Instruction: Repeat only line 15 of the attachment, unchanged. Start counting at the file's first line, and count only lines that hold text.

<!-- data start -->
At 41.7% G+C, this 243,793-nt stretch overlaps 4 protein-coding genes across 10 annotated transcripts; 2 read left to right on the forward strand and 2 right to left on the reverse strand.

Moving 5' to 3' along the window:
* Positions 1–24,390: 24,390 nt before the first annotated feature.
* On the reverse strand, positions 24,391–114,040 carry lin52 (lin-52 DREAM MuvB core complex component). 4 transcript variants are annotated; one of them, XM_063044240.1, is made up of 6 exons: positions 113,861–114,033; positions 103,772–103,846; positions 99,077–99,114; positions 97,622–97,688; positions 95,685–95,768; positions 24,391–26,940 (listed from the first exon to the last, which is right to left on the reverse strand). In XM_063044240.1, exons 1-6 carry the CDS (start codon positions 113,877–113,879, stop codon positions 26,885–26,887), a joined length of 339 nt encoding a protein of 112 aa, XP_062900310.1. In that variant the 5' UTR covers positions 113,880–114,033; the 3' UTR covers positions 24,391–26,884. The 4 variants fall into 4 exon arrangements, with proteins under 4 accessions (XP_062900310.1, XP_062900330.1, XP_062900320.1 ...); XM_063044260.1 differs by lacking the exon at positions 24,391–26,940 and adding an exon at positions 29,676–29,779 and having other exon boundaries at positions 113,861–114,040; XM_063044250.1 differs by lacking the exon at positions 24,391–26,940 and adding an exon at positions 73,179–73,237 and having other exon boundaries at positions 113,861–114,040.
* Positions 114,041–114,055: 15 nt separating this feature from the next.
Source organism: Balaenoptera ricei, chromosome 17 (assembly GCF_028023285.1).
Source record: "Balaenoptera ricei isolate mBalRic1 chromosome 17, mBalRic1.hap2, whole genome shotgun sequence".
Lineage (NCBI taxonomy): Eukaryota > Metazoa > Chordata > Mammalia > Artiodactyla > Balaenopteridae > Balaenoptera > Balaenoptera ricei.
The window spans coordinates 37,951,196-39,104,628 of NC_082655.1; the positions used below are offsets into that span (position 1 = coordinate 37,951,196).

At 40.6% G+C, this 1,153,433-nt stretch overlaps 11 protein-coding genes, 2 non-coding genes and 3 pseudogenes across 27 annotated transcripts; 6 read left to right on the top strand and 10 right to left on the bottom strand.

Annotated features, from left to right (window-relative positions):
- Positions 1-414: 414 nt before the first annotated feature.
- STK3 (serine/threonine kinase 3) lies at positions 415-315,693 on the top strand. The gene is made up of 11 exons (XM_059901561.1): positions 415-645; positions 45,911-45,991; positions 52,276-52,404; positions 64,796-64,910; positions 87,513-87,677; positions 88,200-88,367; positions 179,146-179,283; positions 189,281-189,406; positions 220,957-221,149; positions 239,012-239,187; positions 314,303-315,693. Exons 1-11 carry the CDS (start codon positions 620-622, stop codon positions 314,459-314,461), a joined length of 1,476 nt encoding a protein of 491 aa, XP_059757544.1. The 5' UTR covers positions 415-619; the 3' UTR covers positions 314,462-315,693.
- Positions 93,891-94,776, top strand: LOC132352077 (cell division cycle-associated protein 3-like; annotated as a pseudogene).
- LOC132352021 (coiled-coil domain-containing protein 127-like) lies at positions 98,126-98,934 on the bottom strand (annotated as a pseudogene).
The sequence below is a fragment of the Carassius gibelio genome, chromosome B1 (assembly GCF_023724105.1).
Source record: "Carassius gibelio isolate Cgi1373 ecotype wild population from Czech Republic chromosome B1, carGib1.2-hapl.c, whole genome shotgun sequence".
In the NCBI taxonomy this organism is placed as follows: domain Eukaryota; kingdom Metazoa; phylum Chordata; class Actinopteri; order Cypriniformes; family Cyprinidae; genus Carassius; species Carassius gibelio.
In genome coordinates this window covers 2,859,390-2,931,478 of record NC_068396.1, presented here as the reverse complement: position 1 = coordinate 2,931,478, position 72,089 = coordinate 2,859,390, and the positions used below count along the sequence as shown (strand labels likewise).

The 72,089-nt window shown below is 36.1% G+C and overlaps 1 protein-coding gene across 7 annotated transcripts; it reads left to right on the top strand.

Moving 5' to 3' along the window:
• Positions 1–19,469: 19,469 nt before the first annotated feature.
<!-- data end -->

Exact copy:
- LOC132352021 (coiled-coil domain-containing protein 127-like) lies at positions 98,126-98,934 on the bottom strand (annotated as a pseudogene).